Lady Cariboo


Third Prize winner of the 12th Annual Literal Literary Postcard Story Contest

Lady came to Barkerville sometime in late 1862. I stumbled into the area mid-2011. Once it was the largest city north of San Francisco, gold riches in the mountains for any man lucky or foolish enough to go looking. When I came it was a living museum, a monument to a time no one remembers.

Lady was brought off a ship and bought, along with twenty-three of her pack, to walk the Old Cariboo Road. Camels are hardy beasts, able to haul five or six hundred pounds. Almost double what a mule could muster. I was brought in to work the forge. My first day, I worked the sledgehammer until there were blisters on top of my blisters. My hands bled for a week. All that summer, mouth-breathers would ask if I knew how to make a sword. All I knew was how to turn a horseshoe nail into a ring.

The day my boss told me of “The Lady” was the same day he told me about his time in the military. He was a sniper, named his rifle Courtney. Said it was a good name for a high-maintenance bitch. His platoon called it the Devil’s hose.

He said horses are naturally scared of camels. Said once a horse spooks, it always remembers, that’s why you sometimes see horses coming in backwards in the stables. They remember seeing the gate that caught them.

An actor playing the town lawyer stumbled by. A drunk. My boss sighed and watched the boy.

“That man walked here from California. Now he’s a clown. I pray to God I’m not remembered.”

Camels are resilient animals but that only goes so far. On the hard mountain terrain, their soft feet got chewed up. Canvas bags were made to cover them but those quickly tore. I tried to wrap my blistered hands in bandages but they just came off at the next hammer stroke.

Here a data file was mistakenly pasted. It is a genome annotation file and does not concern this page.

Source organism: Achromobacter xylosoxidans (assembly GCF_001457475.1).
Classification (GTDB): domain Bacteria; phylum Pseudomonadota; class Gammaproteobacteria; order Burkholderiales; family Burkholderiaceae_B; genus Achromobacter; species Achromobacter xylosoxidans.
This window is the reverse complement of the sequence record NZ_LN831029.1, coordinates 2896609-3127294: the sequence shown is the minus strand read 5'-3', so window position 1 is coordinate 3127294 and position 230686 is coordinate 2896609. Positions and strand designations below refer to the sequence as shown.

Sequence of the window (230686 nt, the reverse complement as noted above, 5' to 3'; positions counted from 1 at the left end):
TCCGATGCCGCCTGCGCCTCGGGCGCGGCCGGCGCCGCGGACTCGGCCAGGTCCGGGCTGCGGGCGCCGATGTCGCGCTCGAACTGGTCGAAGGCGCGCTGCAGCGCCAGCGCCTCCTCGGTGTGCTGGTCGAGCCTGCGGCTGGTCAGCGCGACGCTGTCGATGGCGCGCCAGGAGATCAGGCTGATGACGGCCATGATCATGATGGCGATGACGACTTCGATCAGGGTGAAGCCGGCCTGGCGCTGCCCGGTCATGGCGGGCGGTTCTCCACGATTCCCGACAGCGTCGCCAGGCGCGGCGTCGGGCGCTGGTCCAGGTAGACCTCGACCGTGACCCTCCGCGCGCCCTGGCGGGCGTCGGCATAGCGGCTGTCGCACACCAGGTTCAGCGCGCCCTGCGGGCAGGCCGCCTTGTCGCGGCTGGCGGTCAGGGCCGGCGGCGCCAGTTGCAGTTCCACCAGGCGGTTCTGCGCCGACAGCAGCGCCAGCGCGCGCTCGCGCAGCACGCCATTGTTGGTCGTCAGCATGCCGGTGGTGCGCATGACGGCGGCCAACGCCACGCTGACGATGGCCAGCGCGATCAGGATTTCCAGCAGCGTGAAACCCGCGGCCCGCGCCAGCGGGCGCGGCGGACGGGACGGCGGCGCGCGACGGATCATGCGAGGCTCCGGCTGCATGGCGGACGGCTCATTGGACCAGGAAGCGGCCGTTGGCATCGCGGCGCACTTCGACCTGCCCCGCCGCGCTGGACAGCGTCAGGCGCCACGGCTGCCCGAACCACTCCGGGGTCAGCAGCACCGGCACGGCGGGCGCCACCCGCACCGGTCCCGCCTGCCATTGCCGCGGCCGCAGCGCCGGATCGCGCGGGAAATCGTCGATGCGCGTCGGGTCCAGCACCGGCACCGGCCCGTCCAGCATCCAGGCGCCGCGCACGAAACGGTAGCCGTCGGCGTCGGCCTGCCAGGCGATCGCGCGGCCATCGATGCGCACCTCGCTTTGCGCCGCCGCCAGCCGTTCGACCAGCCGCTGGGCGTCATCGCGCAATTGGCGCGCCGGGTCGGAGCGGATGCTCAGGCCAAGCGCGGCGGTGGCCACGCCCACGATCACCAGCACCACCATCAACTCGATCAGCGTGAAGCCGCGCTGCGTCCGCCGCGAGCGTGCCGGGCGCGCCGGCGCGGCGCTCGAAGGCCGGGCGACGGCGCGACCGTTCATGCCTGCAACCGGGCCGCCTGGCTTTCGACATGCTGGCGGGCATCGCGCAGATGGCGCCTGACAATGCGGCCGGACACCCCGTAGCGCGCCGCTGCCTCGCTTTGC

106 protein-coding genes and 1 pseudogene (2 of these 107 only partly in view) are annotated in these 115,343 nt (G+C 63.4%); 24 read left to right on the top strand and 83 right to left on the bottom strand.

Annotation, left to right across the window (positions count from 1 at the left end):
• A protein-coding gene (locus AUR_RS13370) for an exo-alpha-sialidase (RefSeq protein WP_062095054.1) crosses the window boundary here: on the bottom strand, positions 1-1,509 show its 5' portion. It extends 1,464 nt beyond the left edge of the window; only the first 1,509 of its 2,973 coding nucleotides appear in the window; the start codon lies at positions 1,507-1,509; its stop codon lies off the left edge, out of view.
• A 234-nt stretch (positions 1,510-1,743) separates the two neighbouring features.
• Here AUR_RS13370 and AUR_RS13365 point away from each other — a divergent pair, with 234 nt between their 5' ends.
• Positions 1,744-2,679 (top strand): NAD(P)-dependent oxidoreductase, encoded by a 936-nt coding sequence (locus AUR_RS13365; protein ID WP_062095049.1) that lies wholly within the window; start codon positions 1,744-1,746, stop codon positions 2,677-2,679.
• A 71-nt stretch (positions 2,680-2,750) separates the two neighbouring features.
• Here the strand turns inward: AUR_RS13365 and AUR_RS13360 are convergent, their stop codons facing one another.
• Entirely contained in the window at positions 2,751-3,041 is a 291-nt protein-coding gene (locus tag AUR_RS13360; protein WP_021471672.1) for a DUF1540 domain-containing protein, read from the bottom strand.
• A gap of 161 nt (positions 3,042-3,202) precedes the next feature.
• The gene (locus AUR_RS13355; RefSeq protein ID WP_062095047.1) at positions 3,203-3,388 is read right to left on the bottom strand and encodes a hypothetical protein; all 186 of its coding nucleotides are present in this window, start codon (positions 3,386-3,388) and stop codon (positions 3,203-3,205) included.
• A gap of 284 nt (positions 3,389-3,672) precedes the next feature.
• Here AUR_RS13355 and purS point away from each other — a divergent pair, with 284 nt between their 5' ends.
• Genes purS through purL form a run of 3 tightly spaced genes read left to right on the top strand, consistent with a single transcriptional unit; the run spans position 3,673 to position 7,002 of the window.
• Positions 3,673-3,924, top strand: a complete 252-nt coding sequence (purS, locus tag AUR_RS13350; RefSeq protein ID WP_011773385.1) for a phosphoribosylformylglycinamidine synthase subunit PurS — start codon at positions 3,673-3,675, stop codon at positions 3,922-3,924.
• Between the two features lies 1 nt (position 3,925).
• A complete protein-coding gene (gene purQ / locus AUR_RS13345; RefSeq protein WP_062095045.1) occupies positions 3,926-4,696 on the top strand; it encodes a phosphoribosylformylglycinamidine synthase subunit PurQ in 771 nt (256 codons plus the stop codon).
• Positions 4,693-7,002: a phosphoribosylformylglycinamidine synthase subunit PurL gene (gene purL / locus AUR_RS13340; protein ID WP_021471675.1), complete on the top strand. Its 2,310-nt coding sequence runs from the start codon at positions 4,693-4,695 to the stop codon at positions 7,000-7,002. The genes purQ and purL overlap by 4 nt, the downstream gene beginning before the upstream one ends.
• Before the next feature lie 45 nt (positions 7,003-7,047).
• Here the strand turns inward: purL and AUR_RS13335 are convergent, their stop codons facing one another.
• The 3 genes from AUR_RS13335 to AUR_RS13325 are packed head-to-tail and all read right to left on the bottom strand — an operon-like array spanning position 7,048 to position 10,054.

The few camels that survived the first season camped at Quesnel Forks and were soon auctioned off as novelty pets. Judge Begbie, the Hanging Judge, had one spook his horse so bad he was thrown from his saddle. He was said to have hated camels for the rest of his days. Another was shot dead, mistaken for a bear. That night the local hotel served “bear” meat. They called the shooter “Grizzly” after that.

Me, I didn’t last the summer. My desire for rest outweighed my desire for money. I couldn’t make a fist for two months.

Some say Lady died on a ranch in Grande Prairie, the last of the Cariboo Camels. But some say she escaped one night. Maybe the call of the desert still sang in her ears. But the story goes, one night in 1905, a camel’s body was found in Manitoba, a tatter of canvas around her hooves.




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First prize winner of the 6th Annual Geist Literal Literary Postcard Story Contest.



Second prize winner of the 4th Annual Geist Literal Literary Postcard Story Contest.


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Honourable mention in the 8th Annual Geist Literal Literary Postcard Story Contest.